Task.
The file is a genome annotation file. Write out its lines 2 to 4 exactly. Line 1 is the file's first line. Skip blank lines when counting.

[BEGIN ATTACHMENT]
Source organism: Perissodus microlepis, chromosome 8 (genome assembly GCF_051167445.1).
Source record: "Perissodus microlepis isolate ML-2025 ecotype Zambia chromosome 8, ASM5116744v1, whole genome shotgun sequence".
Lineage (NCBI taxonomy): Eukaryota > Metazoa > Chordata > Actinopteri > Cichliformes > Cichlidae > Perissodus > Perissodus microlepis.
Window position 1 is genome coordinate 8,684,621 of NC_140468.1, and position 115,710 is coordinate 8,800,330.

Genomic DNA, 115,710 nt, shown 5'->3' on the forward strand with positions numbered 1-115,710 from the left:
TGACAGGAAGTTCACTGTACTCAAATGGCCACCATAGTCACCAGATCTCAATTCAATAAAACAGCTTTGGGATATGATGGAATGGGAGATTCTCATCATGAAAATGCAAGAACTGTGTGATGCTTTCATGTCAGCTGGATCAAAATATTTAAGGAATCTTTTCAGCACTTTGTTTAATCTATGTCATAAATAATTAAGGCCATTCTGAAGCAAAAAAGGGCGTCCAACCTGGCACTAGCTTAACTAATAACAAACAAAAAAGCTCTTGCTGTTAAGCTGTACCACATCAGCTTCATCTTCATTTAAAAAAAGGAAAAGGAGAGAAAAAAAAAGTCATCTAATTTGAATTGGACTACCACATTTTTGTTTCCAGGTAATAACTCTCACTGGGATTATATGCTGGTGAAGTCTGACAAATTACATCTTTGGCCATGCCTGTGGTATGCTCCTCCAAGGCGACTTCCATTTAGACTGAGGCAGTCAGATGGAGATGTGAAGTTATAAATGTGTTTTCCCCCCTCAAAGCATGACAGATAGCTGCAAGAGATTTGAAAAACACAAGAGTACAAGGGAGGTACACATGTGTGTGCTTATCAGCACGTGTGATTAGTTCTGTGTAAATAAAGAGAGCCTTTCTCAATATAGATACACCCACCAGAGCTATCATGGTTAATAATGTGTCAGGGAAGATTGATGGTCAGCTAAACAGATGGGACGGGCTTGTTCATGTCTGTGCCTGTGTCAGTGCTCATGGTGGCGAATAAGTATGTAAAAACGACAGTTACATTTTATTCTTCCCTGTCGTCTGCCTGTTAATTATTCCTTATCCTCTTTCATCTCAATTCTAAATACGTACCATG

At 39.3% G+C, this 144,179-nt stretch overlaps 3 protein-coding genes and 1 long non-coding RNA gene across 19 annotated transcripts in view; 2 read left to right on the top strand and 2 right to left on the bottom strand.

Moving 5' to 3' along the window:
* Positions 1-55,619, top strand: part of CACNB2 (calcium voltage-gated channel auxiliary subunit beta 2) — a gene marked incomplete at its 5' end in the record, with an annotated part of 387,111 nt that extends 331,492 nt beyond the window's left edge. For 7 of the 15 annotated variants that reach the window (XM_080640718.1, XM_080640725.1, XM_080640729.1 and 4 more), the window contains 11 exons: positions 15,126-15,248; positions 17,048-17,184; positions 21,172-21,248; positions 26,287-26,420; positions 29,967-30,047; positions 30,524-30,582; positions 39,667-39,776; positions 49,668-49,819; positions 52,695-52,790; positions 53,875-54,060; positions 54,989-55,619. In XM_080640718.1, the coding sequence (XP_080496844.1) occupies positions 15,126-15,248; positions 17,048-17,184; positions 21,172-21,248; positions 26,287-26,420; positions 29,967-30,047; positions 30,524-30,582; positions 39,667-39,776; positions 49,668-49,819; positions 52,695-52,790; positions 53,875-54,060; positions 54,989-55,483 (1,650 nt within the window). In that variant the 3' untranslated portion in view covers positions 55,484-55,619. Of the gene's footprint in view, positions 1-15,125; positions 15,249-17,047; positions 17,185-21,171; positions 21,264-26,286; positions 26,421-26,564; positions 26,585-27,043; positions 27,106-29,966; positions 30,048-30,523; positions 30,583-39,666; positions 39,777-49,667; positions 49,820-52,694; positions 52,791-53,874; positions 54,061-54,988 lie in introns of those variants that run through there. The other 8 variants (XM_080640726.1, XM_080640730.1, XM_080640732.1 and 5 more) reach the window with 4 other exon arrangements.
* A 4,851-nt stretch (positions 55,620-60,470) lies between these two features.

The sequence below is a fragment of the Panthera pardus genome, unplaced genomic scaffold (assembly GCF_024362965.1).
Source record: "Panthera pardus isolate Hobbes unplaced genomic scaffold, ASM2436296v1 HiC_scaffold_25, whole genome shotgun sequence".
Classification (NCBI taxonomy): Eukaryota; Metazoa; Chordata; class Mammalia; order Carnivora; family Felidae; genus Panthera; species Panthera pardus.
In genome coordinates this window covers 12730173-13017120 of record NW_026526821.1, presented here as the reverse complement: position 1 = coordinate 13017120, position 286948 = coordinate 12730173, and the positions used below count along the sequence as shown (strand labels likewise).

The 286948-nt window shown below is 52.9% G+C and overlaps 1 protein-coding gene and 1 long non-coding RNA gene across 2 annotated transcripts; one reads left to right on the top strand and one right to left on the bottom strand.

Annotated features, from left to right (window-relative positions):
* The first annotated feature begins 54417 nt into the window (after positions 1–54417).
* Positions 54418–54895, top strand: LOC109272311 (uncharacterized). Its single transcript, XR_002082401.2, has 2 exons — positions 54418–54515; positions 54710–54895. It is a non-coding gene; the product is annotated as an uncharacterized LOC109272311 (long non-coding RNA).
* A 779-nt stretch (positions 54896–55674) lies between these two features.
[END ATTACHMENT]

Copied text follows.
Source record: "Perissodus microlepis isolate ML-2025 ecotype Zambia chromosome 8, ASM5116744v1, whole genome shotgun sequence".
Lineage (NCBI taxonomy): Eukaryota > Metazoa > Chordata > Actinopteri > Cichliformes > Cichlidae > Perissodus > Perissodus microlepis.
Window position 1 is genome coordinate 8,684,621 of NC_140468.1, and position 115,710 is coordinate 8,800,330.